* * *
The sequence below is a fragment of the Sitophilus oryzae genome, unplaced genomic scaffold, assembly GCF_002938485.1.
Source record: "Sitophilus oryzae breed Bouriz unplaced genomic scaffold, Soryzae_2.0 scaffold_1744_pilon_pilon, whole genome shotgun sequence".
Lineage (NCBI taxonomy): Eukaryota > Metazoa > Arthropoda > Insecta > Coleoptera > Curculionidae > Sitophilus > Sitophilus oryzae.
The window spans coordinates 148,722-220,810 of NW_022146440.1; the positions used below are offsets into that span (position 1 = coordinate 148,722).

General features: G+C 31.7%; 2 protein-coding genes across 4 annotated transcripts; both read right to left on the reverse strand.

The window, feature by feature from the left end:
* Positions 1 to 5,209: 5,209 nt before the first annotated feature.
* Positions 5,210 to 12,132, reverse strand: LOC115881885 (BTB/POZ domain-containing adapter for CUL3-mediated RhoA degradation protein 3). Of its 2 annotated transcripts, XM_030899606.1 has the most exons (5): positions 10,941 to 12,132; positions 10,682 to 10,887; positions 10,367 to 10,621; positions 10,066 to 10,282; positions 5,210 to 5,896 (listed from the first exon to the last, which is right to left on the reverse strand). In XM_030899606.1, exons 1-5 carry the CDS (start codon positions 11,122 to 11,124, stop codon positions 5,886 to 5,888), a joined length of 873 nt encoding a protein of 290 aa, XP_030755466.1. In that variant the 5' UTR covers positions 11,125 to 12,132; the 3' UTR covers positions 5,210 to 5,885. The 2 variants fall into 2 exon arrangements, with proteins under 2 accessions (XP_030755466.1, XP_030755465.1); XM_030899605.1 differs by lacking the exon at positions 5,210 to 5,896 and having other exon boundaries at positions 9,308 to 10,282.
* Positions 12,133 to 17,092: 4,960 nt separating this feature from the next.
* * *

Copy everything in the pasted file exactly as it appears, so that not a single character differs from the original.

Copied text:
The sequence below is a fragment of the Sitophilus oryzae genome, unplaced genomic scaffold, assembly GCF_002938485.1.
Source record: "Sitophilus oryzae breed Bouriz unplaced genomic scaffold, Soryzae_2.0 scaffold_1744_pilon_pilon, whole genome shotgun sequence".
Lineage (NCBI taxonomy): Eukaryota > Metazoa > Arthropoda > Insecta > Coleoptera > Curculionidae > Sitophilus > Sitophilus oryzae.
The window spans coordinates 148,722-220,810 of NW_022146440.1; the positions used below are offsets into that span (position 1 = coordinate 148,722).

General features: G+C 31.7%; 2 protein-coding genes across 4 annotated transcripts; both read right to left on the reverse strand.

The window, feature by feature from the left end:
* Positions 1 to 5,209: 5,209 nt before the first annotated feature.
* Positions 5,210 to 12,132, reverse strand: LOC115881885 (BTB/POZ domain-containing adapter for CUL3-mediated RhoA degradation protein 3). Of its 2 annotated transcripts, XM_030899606.1 has the most exons (5): positions 10,941 to 12,132; positions 10,682 to 10,887; positions 10,367 to 10,621; positions 10,066 to 10,282; positions 5,210 to 5,896 (listed from the first exon to the last, which is right to left on the reverse strand). In XM_030899606.1, exons 1-5 carry the CDS (start codon positions 11,122 to 11,124, stop codon positions 5,886 to 5,888), a joined length of 873 nt encoding a protein of 290 aa, XP_030755466.1. In that variant the 5' UTR covers positions 11,125 to 12,132; the 3' UTR covers positions 5,210 to 5,885. The 2 variants fall into 2 exon arrangements, with proteins under 2 accessions (XP_030755466.1, XP_030755465.1); XM_030899605.1 differs by lacking the exon at positions 5,210 to 5,896 and having other exon boundaries at positions 9,308 to 10,282.
* Positions 12,133 to 17,092: 4,960 nt separating this feature from the next.